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HOME : Pre-Columbian Art : Olmec Masks : Olmec Greenstone Mask
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Olmec Greenstone Mask - PF.4094
Origin: Mexico
Circa: 900 BC to 500 BC
Dimensions: 5" (12.7cm) high
Collection: Pre-Columbian
Style: Olmec
Medium: Greenstone

Additional Information: SOLD

Location: United States
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Based on archaeological and linguistic evidence, the ancient civilization of the Olmecs appears to have taken root and blossomed in the low-lying Gulf Coast area of modern Mexico around 1200 B.C. Considered to be the first civilization of the Americas, many aspects of Olmec culture would be absorbed by the civilizations that came after them. The Maya, for instance, were directly influenced by their city centers based around large platform mounds and their hieroglyphic language. However today, the Olmecs are known primarily for the distinctive works of art they left behind. Olmec art was primarily a reflection and result of their religion. The Olmecs believed that a union of jaguar and woman produced an earlier race of were-jaguars. Depictions of human infants with the snarling mouths of jaguars are a reoccurring motif of Olmect art. These were- jaguar babies are thought to function both as symbols of fertility and of the shape- shifting powers of the shaman. The Colossal Heads, a series of massive stone portraits of their rulers, are perhaps the most celebrated works of Olmec art. Olmec artists also commonly worked with jade and greenstone, which they believed had beneficial properties linked to fertility and procreation.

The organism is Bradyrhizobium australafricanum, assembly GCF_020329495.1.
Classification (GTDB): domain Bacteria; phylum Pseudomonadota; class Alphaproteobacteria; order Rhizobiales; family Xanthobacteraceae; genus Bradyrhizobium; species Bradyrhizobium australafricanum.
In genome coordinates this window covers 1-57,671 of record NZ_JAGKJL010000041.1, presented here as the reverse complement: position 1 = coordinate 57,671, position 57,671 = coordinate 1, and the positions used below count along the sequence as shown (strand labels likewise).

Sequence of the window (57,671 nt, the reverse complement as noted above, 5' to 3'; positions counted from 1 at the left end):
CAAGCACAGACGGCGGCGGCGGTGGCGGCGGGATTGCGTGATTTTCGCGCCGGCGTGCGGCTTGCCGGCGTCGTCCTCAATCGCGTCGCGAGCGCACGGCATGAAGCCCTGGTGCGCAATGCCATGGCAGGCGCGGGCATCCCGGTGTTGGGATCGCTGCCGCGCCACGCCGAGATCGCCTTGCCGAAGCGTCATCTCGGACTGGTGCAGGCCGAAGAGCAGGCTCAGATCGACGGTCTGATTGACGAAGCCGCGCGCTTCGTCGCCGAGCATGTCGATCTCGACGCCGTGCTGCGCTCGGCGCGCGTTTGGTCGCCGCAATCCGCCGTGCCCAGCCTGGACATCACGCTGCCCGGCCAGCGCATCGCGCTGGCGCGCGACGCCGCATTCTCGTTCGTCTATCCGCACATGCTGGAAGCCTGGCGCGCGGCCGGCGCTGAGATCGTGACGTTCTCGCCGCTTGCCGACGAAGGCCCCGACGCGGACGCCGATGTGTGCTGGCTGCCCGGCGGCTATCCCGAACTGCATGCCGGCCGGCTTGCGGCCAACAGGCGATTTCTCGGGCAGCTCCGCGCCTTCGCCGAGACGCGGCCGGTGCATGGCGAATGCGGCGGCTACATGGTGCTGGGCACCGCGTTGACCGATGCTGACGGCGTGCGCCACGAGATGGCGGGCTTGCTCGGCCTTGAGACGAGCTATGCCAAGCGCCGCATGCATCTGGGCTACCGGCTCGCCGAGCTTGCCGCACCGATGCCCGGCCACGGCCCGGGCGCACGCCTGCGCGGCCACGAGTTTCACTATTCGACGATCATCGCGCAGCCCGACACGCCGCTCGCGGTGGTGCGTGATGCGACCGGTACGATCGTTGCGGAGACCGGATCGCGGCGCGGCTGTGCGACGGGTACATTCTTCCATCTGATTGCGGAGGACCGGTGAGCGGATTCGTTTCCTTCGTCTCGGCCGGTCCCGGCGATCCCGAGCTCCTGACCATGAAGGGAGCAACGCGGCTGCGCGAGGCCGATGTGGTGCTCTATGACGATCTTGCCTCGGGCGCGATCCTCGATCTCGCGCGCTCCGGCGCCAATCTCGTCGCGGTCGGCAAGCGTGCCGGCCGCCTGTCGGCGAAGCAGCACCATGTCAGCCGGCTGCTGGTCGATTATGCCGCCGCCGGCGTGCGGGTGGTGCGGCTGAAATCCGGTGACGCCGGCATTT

The facial features of this greenstone mask are characteristic of Olmec art. The down turned mouth of the were-jaguar is thought by scholars to depict a shaman in the midst of transmogrification. Its harmonious proportions are indicative of the sophistication attained by Olmec sculptors. The smooth, highly polished surface of the stone has been engraved with abstract linear motifs along the forehead and fleshy cheeks. The eyes and mouths are open, the nose slightly upturned. Holes drilled in the earlobes may have once been decorated with inlays of shell. While it is possible this mask was worn by a living individual during a ceremonial celebration, it is far more likely that it served a funerary function. The preservation of the physical remains of the dead through mummification was a central concern of Olmec burial rites. Masks of jade and greenstone were traditionally laid over the wrapped remain of important individuals who had passed away. As great civilizations rise and fall, they leave behind traces of their existence. Ritualistic objects, venerated in their own time, continue to exert an eternal force long after they have left the hands that once held them sacred. A mysterious energy still radiates from this greenstone mask, a testament to the artistry and culture of the ancient Olmec civilization. - (PF.4094)


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